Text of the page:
In Wetherby Town Hall a few weeks ago, I came across a couple at the top of the stairs, looking at the portrait of Quintin Rhodes.
It transpired that the man (also called Rhodes) was a direct descendant of one of Wetherby’s major benefactors.
He and his wife had travelled up from Devon to Yorkshire in order to trace his ancestors and find out more about them.
After spending the morning in Wetherby, they were going on to Knaresborough because they had been told that the Rhodes family had a tomb in the church there.
It was odd because there was a distinct family resemblance between Mr Rhodes and his ancestor.
I promised him that I would get someone from the Historical Trust to see what other information is available and to send it to him.
If you haven’t heard of Quintin Rhodes, I suggest having a look at his portrait in the Town Hall – it hangs on the wall by the lift on the first floor.
He was apparently a Director of the Wetherby Workhouse and was instrumental in funding the building of St James’ Church, so is an important part of Wetherby’s heritage.
Family history, or genealogy to give it its proper title, has become extremely popular in the last few years, no doubt helped along by the wealth of information now available on the internet.
I am always amazed by the sheer volume of data which can now be accessed – census records, military records, even some parishes have managed to put their archives on line.
I wonder why we have suddenly become interested in where we come from? Is it because data is more easily available?
Prior to the internet, it was a question of actually visiting a town and going through the parish records for births, marriages and deaths.
Cemetery records were also a useful source of material but it took a great deal of time and money to travel around and locate the required information.
How much easier it is to sit at your computer and use the mouse!
Of course, television has cashed in on the interest with programmes such as Who do you Think you are? where celebrities are taken all over the world to find out where their ancestors came from.
It is astounding what interesting backgrounds they all seem to have had – every one of them had at least a couple of ancestors with fascinating stories to tell.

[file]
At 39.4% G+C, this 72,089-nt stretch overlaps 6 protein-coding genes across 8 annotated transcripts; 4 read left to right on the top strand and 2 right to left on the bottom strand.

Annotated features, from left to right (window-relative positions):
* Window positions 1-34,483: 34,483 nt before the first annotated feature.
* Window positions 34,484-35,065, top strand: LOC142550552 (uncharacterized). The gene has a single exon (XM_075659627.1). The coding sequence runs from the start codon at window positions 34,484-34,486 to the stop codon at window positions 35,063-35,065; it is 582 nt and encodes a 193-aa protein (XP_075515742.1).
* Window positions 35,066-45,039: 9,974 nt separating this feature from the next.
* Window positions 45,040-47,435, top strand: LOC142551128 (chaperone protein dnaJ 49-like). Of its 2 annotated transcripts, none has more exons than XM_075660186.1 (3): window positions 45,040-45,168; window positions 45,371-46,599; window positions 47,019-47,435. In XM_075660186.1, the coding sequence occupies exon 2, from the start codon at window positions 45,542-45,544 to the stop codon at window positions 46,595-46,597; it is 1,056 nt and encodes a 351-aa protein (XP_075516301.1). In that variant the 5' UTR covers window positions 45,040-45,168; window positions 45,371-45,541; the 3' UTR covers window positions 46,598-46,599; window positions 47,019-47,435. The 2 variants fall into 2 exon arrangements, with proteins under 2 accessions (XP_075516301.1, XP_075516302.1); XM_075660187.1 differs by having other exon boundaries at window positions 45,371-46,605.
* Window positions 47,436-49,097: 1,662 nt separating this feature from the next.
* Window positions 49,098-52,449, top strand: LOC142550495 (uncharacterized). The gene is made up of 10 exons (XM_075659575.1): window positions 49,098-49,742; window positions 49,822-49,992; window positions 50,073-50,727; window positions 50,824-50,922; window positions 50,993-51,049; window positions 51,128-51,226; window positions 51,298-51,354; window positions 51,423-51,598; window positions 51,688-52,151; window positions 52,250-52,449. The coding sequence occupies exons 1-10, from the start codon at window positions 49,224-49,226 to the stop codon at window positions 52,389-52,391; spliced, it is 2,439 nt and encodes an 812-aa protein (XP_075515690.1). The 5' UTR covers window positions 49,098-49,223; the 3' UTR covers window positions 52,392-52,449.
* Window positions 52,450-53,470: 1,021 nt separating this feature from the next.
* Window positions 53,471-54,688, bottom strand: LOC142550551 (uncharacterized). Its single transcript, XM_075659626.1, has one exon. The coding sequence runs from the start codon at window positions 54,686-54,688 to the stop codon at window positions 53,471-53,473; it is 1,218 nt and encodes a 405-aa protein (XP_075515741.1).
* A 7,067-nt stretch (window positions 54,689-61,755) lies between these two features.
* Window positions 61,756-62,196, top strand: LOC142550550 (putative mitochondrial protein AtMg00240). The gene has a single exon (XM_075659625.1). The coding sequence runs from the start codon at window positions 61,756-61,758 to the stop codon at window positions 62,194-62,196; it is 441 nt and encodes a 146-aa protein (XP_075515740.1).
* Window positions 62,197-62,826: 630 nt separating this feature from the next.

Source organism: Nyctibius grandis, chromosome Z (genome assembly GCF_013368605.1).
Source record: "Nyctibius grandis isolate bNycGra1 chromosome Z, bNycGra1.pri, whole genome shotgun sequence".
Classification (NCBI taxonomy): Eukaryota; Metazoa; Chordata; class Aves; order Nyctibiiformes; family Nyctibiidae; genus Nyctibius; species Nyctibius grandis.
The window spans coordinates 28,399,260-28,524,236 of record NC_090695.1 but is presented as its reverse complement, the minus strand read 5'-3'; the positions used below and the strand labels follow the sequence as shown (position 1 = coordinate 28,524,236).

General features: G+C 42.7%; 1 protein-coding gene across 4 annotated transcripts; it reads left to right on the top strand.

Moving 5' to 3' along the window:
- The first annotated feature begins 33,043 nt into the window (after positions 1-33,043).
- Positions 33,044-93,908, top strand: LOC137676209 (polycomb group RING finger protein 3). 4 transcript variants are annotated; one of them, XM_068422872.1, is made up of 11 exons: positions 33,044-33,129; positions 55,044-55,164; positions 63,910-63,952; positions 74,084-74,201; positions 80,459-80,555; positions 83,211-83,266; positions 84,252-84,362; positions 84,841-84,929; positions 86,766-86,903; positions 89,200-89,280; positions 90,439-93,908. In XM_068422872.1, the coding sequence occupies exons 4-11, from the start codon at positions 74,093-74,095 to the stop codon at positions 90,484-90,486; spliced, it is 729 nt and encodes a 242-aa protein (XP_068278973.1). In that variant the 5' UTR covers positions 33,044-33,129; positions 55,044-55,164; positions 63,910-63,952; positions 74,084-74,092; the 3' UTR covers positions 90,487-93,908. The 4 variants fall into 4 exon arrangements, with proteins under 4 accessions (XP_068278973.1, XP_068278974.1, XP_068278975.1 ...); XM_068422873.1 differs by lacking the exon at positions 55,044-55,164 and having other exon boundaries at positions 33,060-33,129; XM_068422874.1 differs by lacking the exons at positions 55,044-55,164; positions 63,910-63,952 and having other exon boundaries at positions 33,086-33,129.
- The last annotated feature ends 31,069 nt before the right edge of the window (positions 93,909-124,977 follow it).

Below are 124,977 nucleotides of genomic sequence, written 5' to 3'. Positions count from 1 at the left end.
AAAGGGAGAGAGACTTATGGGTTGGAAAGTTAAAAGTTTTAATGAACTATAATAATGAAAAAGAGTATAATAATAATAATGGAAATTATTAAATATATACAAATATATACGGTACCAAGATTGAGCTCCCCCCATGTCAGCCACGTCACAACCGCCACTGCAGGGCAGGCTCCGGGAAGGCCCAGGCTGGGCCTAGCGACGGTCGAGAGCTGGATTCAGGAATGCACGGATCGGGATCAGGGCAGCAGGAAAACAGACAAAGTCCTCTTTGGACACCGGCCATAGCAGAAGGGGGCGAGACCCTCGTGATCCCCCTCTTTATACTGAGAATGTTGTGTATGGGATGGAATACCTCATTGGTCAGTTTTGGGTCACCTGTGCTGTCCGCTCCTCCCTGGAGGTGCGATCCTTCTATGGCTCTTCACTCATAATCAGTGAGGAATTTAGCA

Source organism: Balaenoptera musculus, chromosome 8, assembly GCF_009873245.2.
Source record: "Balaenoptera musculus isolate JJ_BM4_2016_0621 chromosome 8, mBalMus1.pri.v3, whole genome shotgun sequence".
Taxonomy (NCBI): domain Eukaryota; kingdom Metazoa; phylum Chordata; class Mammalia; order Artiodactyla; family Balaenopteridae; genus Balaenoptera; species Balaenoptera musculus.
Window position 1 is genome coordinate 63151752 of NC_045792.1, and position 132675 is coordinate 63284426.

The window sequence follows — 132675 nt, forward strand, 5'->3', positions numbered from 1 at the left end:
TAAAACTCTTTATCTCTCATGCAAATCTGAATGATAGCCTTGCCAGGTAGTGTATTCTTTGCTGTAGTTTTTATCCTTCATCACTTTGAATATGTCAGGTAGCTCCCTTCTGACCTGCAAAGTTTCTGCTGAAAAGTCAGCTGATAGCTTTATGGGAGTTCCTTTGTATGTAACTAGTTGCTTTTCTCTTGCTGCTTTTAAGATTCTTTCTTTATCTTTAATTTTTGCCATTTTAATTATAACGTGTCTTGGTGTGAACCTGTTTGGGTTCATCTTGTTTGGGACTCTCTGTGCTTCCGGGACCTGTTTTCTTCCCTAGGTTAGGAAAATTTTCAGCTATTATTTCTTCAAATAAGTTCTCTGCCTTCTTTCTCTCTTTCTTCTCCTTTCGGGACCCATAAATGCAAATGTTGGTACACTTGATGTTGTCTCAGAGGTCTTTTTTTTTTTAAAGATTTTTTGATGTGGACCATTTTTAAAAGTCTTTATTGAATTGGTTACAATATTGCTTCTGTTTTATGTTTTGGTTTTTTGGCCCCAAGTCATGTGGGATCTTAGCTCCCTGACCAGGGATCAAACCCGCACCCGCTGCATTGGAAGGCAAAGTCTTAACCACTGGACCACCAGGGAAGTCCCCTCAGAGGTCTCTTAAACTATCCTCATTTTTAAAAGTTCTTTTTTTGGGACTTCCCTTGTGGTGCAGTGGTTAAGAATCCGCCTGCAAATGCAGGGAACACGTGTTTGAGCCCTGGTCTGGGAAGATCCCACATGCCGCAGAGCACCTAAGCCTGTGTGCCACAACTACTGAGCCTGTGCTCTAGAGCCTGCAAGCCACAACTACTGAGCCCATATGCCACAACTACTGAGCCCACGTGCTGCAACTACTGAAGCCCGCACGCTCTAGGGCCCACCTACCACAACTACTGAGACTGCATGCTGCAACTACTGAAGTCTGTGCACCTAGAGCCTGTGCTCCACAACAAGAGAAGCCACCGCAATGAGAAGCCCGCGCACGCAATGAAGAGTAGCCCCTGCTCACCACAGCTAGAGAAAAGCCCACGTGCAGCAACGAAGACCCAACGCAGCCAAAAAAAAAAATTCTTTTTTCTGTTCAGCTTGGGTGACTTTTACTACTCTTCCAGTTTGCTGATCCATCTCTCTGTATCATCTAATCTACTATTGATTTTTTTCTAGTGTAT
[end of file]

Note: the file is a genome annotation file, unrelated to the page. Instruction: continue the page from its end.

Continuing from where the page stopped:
You do wonder if the research was done way ahead and then the person was dropped if nothing of jawdropping interest was uncovered.
I doubt that many of us would be able to find murderers, pirates, prostitutes and foreign royalty in our family histories.
Like many of you, we have a large cupboard full of family photographs and old albums, but the sad thing is that we have absolutely no idea who a lot of the people in them actually are.
I wish that we had taken the trouble to go through them with older members of the family before they died and made notes on the back.
I was looking through some of them the other day with my 10-year-old granddaughter and she was totally fascinated by photos of my great-aunts in very Victorian skirts and blouses.
One of my husband’s retirement projects is to put all of these photographs into some sort of order and then to start researching the family history.
I wonder if there are any Wetherby families who can trace their history back more than, say, six generations or who have ancestors with a fascinating story to tell? If so, I would love to hear from you.
For the Jubilee celebrations last year, there was an exhibition in the Town Hall of photographs of Wetherby over the 60 years of the Queen’s reign.
Judging by the number of people who visited it, there is a huge amount of interest locally in the past.
I know that there are literally thousands of photographs of Wetherby through the ages in existence.
What a pity that we don’t have some sort of local museum where they, and other memorabilia, can be easily accessed by local residents.
Is there a 21st century version of Quintin Rhodes out there who would like to provide the town with such a wonderful resource?
Speaking of Wetherby’s past, I was told recently that when I made the remark in a previous column that we do not have any unusual venues for weddings in the town, I was wrong because the Engine Shed is now fully licensed and available for civil ceremonies.
It is wonderful that one part of our heritage at least has been saved from demolition and put to very good use. What a great place in which to be married.